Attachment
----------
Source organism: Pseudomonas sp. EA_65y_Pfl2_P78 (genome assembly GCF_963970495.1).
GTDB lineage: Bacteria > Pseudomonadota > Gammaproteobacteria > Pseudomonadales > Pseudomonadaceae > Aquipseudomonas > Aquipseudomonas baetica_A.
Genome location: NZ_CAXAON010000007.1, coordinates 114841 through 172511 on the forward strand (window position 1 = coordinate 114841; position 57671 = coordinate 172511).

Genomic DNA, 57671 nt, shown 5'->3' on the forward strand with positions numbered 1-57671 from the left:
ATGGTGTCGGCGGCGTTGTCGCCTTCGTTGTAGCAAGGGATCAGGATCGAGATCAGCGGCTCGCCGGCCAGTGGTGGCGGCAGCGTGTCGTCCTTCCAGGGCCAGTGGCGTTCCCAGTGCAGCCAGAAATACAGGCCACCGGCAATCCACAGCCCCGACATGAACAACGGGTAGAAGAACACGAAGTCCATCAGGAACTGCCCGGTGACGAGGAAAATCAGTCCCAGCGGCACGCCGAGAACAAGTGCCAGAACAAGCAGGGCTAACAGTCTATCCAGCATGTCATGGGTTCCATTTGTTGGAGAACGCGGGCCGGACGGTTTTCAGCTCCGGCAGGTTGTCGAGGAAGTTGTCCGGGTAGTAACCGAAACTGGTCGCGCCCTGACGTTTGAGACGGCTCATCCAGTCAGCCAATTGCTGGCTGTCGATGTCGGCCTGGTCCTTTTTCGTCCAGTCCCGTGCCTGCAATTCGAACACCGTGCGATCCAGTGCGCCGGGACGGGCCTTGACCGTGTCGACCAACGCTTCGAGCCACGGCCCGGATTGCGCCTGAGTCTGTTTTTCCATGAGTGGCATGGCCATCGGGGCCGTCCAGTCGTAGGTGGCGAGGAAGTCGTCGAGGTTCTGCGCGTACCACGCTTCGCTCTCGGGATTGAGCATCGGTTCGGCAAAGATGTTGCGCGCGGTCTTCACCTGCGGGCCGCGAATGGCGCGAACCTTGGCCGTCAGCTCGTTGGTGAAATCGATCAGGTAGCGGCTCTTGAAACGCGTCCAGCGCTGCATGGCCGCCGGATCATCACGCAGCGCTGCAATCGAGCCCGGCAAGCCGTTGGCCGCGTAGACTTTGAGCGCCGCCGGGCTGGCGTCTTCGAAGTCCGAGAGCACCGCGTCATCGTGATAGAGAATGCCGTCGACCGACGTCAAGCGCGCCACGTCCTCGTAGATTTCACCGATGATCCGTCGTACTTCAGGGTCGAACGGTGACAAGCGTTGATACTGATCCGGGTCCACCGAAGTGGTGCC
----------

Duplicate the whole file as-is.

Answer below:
Source organism: Pseudomonas sp. EA_65y_Pfl2_P78 (genome assembly GCF_963970495.1).
GTDB lineage: Bacteria > Pseudomonadota > Gammaproteobacteria > Pseudomonadales > Pseudomonadaceae > Aquipseudomonas > Aquipseudomonas baetica_A.
Genome location: NZ_CAXAON010000007.1, coordinates 114841 through 172511 on the forward strand (window position 1 = coordinate 114841; position 57671 = coordinate 172511).

Genomic DNA, 57671 nt, shown 5'->3' on the forward strand with positions numbered 1-57671 from the left:
ATGGTGTCGGCGGCGTTGTCGCCTTCGTTGTAGCAAGGGATCAGGATCGAGATCAGCGGCTCGCCGGCCAGTGGTGGCGGCAGCGTGTCGTCCTTCCAGGGCCAGTGGCGTTCCCAGTGCAGCCAGAAATACAGGCCACCGGCAATCCACAGCCCCGACATGAACAACGGGTAGAAGAACACGAAGTCCATCAGGAACTGCCCGGTGACGAGGAAAATCAGTCCCAGCGGCACGCCGAGAACAAGTGCCAGAACAAGCAGGGCTAACAGTCTATCCAGCATGTCATGGGTTCCATTTGTTGGAGAACGCGGGCCGGACGGTTTTCAGCTCCGGCAGGTTGTCGAGGAAGTTGTCCGGGTAGTAACCGAAACTGGTCGCGCCCTGACGTTTGAGACGGCTCATCCAGTCAGCCAATTGCTGGCTGTCGATGTCGGCCTGGTCCTTTTTCGTCCAGTCCCGTGCCTGCAATTCGAACACCGTGCGATCCAGTGCGCCGGGACGGGCCTTGACCGTGTCGACCAACGCTTCGAGCCACGGCCCGGATTGCGCCTGAGTCTGTTTTTCCATGAGTGGCATGGCCATCGGGGCCGTCCAGTCGTAGGTGGCGAGGAAGTCGTCGAGGTTCTGCGCGTACCACGCTTCGCTCTCGGGATTGAGCATCGGTTCGGCAAAGATGTTGCGCGCGGTCTTCACCTGCGGGCCGCGAATGGCGCGAACCTTGGCCGTCAGCTCGTTGGTGAAATCGATCAGGTAGCGGCTCTTGAAACGCGTCCAGCGCTGCATGGCCGCCGGATCATCACGCAGCGCTGCAATCGAGCCCGGCAAGCCGTTGGCCGCGTAGACTTTGAGCGCCGCCGGGCTGGCGTCTTCGAAGTCCGAGAGCACCGCGTCATCGTGATAGAGAATGCCGTCGACCGACGTCAAGCGCGCCACGTCCTCGTAGATTTCACCGATGATCCGTCGTACTTCAGGGTCGAACGGTGACAAGCGTTGATACTGATCCGGGTCCACCGAAGTGGTGCC